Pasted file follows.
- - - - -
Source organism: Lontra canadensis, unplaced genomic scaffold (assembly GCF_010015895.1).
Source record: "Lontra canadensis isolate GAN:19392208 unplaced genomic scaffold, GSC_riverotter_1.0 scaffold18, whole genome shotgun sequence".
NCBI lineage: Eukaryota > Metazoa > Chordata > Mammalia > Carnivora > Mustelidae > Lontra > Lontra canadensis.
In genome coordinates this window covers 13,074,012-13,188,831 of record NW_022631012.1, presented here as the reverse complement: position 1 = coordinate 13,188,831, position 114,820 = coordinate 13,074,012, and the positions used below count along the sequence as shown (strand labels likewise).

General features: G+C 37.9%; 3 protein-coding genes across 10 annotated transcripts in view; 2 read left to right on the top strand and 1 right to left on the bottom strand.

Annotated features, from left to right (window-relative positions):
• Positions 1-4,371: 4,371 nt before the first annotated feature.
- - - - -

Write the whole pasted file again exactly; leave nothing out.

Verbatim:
Source organism: Lontra canadensis, unplaced genomic scaffold (assembly GCF_010015895.1).
Source record: "Lontra canadensis isolate GAN:19392208 unplaced genomic scaffold, GSC_riverotter_1.0 scaffold18, whole genome shotgun sequence".
NCBI lineage: Eukaryota > Metazoa > Chordata > Mammalia > Carnivora > Mustelidae > Lontra > Lontra canadensis.
In genome coordinates this window covers 13,074,012-13,188,831 of record NW_022631012.1, presented here as the reverse complement: position 1 = coordinate 13,188,831, position 114,820 = coordinate 13,074,012, and the positions used below count along the sequence as shown (strand labels likewise).

General features: G+C 37.9%; 3 protein-coding genes across 10 annotated transcripts in view; 2 read left to right on the top strand and 1 right to left on the bottom strand.

Annotated features, from left to right (window-relative positions):
• Positions 1-4,371: 4,371 nt before the first annotated feature.